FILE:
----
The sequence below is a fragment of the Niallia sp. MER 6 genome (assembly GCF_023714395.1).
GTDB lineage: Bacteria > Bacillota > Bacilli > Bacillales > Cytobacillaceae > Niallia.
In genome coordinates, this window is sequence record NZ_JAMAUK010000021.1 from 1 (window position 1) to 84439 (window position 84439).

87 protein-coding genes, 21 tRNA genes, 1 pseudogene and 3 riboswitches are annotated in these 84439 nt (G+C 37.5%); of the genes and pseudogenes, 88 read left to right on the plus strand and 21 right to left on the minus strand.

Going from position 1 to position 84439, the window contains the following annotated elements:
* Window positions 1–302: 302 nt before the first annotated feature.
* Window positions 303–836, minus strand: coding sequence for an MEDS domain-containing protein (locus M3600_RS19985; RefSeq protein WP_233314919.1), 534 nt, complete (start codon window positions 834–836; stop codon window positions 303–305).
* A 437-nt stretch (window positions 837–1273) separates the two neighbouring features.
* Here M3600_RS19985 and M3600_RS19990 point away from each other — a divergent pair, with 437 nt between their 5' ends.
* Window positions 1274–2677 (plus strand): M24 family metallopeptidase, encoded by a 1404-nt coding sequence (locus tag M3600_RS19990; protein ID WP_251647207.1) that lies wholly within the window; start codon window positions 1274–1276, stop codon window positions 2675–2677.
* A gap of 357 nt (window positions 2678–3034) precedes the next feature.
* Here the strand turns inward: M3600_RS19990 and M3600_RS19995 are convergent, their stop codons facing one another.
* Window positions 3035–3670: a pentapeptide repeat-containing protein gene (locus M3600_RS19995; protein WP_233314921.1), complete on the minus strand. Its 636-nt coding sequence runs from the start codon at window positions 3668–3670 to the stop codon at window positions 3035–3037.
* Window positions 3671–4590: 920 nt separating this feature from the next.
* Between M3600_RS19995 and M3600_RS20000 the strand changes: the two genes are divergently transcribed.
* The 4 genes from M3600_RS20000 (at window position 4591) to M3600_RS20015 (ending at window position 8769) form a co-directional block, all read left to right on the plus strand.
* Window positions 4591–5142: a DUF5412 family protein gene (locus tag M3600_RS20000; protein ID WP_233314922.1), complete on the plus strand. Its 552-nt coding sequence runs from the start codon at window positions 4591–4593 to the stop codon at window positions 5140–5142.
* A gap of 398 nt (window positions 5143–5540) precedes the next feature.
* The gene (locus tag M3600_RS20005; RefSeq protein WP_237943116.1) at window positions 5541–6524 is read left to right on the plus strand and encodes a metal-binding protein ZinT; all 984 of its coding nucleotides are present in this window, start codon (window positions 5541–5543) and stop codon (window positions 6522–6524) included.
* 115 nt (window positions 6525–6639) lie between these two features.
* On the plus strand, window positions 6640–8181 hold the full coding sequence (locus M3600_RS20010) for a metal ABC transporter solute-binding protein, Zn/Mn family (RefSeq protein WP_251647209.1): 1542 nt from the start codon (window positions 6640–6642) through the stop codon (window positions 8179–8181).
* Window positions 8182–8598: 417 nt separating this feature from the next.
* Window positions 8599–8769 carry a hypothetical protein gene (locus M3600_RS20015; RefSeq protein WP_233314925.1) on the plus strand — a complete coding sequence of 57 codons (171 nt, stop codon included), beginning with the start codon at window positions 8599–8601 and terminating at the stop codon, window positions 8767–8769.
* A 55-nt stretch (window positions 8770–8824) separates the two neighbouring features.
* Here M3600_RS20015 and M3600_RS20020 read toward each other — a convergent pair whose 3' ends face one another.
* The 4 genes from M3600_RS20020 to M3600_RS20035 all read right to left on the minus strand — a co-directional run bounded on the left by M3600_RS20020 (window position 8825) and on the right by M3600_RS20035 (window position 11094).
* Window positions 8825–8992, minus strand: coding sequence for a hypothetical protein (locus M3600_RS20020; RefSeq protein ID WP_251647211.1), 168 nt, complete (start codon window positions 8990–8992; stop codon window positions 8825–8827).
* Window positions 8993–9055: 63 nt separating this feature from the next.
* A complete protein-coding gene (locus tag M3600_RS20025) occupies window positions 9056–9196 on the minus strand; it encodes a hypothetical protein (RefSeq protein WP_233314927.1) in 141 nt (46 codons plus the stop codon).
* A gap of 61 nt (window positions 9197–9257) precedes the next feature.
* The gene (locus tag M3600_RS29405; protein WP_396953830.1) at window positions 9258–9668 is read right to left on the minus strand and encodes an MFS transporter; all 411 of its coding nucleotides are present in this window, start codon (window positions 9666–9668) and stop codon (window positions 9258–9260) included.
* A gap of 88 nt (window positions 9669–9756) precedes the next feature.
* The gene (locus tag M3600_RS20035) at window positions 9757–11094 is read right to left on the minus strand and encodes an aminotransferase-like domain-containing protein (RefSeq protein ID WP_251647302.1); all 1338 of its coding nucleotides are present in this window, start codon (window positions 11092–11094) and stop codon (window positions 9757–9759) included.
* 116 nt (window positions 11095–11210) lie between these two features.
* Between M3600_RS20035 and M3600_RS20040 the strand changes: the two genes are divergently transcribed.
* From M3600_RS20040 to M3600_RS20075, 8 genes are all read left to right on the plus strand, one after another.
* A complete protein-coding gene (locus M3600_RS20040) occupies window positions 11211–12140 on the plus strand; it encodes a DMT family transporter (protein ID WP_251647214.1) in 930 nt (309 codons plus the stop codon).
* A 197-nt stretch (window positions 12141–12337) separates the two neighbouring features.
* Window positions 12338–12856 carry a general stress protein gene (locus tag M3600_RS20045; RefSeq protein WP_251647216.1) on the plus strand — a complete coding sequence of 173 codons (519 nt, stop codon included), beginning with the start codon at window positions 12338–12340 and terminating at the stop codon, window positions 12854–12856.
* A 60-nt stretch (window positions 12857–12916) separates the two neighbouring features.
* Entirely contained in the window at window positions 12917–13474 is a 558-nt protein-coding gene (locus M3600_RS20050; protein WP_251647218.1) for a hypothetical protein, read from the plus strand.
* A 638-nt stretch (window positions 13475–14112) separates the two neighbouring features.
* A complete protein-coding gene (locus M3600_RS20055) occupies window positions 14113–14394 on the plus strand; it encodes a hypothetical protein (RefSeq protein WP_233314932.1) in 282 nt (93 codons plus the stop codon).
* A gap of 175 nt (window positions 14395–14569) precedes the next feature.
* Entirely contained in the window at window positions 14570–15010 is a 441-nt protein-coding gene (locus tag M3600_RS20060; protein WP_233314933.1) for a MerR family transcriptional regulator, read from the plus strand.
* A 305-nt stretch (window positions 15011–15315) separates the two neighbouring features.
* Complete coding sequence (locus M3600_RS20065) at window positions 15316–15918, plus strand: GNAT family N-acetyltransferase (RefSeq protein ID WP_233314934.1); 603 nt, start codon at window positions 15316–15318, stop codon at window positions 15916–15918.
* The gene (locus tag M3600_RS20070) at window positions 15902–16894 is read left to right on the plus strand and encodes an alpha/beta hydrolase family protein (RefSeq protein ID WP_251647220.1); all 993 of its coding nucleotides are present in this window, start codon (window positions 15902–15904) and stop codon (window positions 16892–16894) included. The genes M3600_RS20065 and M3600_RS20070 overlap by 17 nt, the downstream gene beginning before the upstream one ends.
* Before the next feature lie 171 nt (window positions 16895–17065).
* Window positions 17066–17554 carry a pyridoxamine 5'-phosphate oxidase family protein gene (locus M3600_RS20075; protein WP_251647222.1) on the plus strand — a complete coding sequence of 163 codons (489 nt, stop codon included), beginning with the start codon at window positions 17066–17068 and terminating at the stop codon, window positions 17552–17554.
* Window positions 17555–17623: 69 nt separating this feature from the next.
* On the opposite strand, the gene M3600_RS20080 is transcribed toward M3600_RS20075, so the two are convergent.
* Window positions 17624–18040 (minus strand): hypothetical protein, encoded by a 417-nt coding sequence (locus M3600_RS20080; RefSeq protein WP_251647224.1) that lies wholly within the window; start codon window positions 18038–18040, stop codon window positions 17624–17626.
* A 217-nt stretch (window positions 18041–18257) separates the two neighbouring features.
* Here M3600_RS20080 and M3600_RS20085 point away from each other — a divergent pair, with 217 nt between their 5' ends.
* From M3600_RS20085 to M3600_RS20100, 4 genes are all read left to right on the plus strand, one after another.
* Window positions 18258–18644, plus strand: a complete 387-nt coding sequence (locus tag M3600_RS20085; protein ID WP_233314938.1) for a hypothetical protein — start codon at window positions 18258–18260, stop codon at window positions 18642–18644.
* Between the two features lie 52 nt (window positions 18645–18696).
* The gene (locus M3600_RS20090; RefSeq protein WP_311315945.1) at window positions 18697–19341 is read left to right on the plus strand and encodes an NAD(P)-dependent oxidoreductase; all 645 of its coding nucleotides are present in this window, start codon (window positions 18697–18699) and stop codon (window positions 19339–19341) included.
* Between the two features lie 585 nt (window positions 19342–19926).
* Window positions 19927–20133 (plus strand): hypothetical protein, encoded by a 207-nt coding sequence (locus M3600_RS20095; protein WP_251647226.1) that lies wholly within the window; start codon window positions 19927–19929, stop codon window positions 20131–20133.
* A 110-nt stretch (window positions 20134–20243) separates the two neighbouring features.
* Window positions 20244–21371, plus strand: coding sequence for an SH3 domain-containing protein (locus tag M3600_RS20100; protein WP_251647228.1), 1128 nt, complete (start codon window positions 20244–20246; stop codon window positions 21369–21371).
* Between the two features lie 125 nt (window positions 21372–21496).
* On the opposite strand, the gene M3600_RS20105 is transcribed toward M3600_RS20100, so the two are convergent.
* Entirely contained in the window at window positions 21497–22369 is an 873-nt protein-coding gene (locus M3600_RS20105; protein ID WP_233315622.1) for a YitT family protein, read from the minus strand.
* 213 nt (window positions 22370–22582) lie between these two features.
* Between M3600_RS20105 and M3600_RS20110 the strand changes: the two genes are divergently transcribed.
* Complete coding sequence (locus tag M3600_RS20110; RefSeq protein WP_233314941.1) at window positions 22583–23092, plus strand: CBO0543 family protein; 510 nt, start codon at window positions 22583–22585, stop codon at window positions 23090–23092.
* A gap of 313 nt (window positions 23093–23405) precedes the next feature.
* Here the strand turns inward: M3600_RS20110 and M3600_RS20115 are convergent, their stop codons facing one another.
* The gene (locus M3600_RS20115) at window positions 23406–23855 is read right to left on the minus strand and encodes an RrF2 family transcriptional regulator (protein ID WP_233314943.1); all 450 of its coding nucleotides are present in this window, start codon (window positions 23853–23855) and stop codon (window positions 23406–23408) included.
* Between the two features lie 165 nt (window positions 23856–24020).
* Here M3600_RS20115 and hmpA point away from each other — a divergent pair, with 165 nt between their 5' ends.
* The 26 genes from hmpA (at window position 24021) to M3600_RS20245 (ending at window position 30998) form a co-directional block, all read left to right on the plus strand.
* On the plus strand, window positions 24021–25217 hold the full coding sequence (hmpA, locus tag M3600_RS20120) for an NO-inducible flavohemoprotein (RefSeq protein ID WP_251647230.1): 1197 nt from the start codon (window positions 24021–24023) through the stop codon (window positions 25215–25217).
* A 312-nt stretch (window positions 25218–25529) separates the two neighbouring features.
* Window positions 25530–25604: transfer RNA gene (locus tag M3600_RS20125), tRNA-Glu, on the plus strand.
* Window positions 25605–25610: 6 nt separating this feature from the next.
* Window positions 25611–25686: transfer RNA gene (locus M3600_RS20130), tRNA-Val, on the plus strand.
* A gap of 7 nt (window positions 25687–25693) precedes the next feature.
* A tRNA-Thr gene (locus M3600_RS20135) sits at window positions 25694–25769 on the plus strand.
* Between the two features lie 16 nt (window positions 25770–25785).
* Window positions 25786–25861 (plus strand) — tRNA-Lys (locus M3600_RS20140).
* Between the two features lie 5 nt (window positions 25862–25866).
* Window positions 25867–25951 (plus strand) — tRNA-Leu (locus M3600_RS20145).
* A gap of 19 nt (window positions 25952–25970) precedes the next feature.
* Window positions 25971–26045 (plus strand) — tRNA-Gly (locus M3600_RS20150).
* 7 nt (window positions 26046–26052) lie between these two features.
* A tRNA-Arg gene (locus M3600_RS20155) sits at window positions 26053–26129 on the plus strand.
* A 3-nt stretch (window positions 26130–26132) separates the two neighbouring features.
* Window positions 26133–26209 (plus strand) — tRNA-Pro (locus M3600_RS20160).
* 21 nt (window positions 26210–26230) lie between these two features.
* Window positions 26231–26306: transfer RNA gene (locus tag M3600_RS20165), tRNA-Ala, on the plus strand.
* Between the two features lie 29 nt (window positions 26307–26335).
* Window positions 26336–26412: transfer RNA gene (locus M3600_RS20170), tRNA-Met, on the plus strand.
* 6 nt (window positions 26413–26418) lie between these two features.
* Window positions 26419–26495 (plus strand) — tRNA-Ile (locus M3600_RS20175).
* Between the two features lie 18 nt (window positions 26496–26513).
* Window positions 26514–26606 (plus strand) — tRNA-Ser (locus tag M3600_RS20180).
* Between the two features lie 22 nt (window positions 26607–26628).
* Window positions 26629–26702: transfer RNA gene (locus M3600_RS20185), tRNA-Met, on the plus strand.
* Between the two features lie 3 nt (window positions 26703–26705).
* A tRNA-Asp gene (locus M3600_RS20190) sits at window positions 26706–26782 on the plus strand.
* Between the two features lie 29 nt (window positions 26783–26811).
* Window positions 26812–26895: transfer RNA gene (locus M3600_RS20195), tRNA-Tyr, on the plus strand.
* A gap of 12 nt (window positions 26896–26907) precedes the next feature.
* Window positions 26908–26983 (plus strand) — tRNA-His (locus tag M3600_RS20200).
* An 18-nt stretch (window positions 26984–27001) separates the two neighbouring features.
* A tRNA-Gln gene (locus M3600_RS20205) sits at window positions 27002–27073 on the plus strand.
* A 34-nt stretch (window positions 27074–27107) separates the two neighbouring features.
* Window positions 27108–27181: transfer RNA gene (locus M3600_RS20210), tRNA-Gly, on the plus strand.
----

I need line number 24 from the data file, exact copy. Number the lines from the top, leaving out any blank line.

* A 55-nt stretch (window positions 8770–8824) separates the two neighbouring features.